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Evening Glory

Battle of Britain - 1940

by Philip E. West

 Approx. overall print size 16½” x 26½ ” / 42 cms x 67 cms

Without doubt the most famous British fighter aircraft. It always inspired devotion from pilots and mechanics alike – to this very day. Flight Lt. Geoff Wellum in his 92 Sqn. Spitfire, during an all-too rare quiet moment, one evening during the summer of 1940 - the height of the Battle of Britain.

The aircraft that inspired devotion from pilots and mechanics alike, and such statements as “she really was the perfect flying machine; she hadn’t got a vice at all”, was also admired by those on the ground. In propaganda posters and illustrations, the Spitfire represented Britain’s defiance and commitment to ultimate victory.

 

100 Primary Edition: £175

**25 Artist Proofs: £225
25 Artist Studio Proofs: £225
**10 Remarques: £325
**10 Double Remarques: £450

Signed by Flt. Lt. Geoffrey Wellum DFC.

The **Artist Proofs and **Remarques are also signed by Geoff’s Commanding Officer, the highly distinguished Group Captain Allan R. Wright DFC* AFC (Just look at his remarkable achievements below.) 

Pilot Details:

Squadron Leader Geoffrey Wellum DFC joined the RAF with a Short Service Commission in August 1939.  He joined no 92 Squadron flying Spitfires in June 1940 at the time of Dunkirk.  He flew throughout the Battle of Britain, later completing over 50 fighter sweeps and escorts over northern France and Belgium until August 1941.  He then joined 65 Squadron as Flight Commander in March 1942 operating over northern France and flew off Aircraft Carrier Furious on operation Pedestal, to Malta.  (Geoff was a Flt. Lt. during “Operation Pedestal”) He returned to the UK as a test pilot Gloster Aircraft and finished the war as a Pilot Attack Instructor.

Geoffrey was credited with three destroyed, four probables and several damaged and was awarded the DFC in July 1941.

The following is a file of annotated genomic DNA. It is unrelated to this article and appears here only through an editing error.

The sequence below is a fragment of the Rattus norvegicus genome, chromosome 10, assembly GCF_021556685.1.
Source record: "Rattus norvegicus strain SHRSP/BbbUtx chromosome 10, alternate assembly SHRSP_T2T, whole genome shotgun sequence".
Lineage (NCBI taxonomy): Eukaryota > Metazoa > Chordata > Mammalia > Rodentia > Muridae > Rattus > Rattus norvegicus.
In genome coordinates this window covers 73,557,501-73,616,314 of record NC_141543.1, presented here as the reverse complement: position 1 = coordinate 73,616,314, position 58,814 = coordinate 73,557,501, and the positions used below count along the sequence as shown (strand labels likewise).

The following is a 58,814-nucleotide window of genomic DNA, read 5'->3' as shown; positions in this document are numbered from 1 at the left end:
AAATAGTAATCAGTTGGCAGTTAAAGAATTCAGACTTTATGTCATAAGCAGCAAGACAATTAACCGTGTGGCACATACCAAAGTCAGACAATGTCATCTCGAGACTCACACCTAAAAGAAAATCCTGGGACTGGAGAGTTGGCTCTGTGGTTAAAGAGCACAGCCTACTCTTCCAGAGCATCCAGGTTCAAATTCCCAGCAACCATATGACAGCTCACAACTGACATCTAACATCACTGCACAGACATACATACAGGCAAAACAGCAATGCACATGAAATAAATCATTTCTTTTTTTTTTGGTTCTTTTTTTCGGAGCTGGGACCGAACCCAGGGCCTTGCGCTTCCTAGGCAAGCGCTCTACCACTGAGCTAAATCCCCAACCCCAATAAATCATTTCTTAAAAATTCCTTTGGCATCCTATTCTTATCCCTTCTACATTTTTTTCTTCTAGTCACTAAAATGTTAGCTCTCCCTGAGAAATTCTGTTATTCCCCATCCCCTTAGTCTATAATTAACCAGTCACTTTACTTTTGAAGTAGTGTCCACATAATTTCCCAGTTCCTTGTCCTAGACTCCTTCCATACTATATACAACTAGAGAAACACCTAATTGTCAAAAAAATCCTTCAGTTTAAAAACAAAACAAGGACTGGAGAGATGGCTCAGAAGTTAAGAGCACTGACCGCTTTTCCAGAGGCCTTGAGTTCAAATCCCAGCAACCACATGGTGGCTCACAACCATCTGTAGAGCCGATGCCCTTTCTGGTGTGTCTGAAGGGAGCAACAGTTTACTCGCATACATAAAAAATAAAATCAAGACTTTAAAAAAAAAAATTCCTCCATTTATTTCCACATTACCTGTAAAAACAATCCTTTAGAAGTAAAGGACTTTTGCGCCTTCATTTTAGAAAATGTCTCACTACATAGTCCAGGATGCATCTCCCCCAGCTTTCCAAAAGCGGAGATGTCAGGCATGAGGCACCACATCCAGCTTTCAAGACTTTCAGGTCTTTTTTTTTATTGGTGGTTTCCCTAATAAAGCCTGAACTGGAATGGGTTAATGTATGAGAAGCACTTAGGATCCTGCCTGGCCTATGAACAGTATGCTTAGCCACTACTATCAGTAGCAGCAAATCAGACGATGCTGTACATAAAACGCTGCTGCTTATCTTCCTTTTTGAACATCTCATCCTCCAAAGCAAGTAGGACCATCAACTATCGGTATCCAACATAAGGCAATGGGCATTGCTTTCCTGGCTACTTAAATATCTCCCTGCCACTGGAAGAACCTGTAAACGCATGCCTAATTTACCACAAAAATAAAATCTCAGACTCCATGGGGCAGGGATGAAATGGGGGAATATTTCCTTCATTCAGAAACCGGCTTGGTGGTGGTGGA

Geoff’s Best Selling book “First Light”, recalling his wartime flying career, is highly recommended by SWA Fine Art. To give you some idea of the popularity of this book, sales to date have reached 250,000 copies! The book is available to order through most book shops. Alternatively, the book can be ordered online at www.Amazon.co.uk

Group Captain Allan Richard Wright DFC* AFC was born Devon 12 Feb 1920. He entered RAF College Cranwell as Flight Cadet April 1938. After training Allan was posted to 92 Sqdn at Tangmere on 27 October. Over Dunkirk on 23 May 1940 he destroyed a Me110 and possibly two more, on the 24th a possible He111 and on 2 June a confirmed Me109. During the Battle of Britain he destroyed a He111 on 14 August, a He111 at night over Bristol on 29 August, a He111 and Me109 on 11 Sept, a He111 on the 14th, a Me109 on the 15th, a Ju88 on the 19th, a Do17 on the 26th, a Ju88 on the 27th plus damaging a He111, a Do17, two Ju88’s, two Me109’s on the 30th.

On 30 Sept he was shot down wounded near Brighton and hospitalised. An award of the DFC was made on 22 October 1940. On 6 December 1940 he destroyed a Me109. By July 1941 Wright had destroyed 6 more Me109’s and received a bar to the DFC on 15 July. Service at HQ Fighter Command and as an instructor followed until being posted to 29 Squadron at West Malling in March 1943 where he destroyed a Ju88 on 3 April. Further command postings saw him through the war and post-war till 12 February 1967 when he retired as a Group Captain.

 

 

 

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